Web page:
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3. For a road trip, download an audio book you can listen to as a family. It is also a great way to “read” if you get car sick.  Persevere through the process as it may take many suggestions before you find a book everyone is happy with. Who knows what gems you may find for reading later when researching? Keep a list. 4. If you don’t get car sick and are keen to read aloud, you can read to your children and the driver while on a road trip. It can be easier with a print book to pause and comment about the story. Joke books provide an engaging, distraction on long trips. Caution: it may also lead to family members trying to compose their own jokes. 5. Think about packing some MadLibs books. They are stories with blanks so that you can take turns filling in the missing nouns, verbs and adjectives. Results are silly and hysterical. Your children will be too busy laughing to realize they are learning. 6. If you are travelling by plane you might download an audio book and you can each listen individually. If you cannot agree on a book, have each person pick their own title and then see who can convince other family members to read or listen to their choice on the way home. It is great fun to watch children get fired up over “their” book.

7. Keep reading to your children on vacation. Think reading around a camp fire-who doesn’t love a scary story? 8. If you are in a hotel on a travel vacation, read the guide book aloud at night so you can all prepare for the next day’s adventure. 9. Writing is essential to developing reading skills so consider keeping a family journal on vacation with each person making a daily entry. The younger children can draw the best part of their day. This will make a great memento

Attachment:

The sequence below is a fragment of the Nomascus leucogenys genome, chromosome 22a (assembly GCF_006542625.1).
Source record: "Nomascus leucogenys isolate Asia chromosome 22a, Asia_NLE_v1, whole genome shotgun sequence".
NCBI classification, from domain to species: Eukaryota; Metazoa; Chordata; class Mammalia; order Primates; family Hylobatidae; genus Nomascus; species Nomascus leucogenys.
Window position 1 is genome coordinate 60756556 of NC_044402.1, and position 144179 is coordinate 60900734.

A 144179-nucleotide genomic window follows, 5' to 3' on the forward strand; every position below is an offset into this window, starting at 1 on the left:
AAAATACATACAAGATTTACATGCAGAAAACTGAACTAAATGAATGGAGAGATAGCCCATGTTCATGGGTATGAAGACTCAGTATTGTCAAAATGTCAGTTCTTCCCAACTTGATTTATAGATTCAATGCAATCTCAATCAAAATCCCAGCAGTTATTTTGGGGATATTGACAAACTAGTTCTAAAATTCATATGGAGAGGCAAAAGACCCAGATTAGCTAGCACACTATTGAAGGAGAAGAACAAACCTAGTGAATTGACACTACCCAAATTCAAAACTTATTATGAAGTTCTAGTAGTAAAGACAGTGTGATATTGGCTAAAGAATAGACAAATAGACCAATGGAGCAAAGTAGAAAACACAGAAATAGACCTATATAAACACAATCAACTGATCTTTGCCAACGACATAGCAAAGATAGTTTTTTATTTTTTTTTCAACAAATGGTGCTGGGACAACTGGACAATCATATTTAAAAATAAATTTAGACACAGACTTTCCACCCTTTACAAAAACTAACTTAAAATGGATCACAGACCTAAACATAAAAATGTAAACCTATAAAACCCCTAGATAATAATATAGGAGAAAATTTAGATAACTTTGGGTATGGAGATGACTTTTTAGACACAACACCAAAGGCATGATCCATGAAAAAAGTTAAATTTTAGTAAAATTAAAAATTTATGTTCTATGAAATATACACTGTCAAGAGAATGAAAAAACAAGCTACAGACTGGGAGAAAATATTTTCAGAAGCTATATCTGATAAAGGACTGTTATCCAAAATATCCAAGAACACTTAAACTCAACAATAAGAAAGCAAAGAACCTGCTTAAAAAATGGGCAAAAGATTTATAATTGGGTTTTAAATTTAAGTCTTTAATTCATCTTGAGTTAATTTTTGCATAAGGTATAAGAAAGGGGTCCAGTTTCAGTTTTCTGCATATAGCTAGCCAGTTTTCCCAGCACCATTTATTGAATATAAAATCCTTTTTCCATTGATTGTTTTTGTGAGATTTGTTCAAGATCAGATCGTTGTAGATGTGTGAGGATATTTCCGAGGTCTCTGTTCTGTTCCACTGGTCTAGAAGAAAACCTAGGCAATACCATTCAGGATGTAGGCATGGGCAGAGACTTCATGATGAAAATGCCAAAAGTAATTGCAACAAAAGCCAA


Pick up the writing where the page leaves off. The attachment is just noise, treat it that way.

or you can use it as the inspirational spark for a silly family story post vacation. 10. Pack a bag of books for the trip or destination. If you need to pack lightly consider e books, they are great for travel. 11. Model that reading behaviour on vacation; make sure there’s some downtime every day. 12. Keep a book with you at all times so you can read to the kids while waiting in line (another time where e books come in handy- you can switch from one book to another). There’s never a reason to hear “I’m bored” when a book is in hand! Sue LeBreton is a freelance writer and avid reader who uses family vacations as another method to spark her children’s interest in literacy.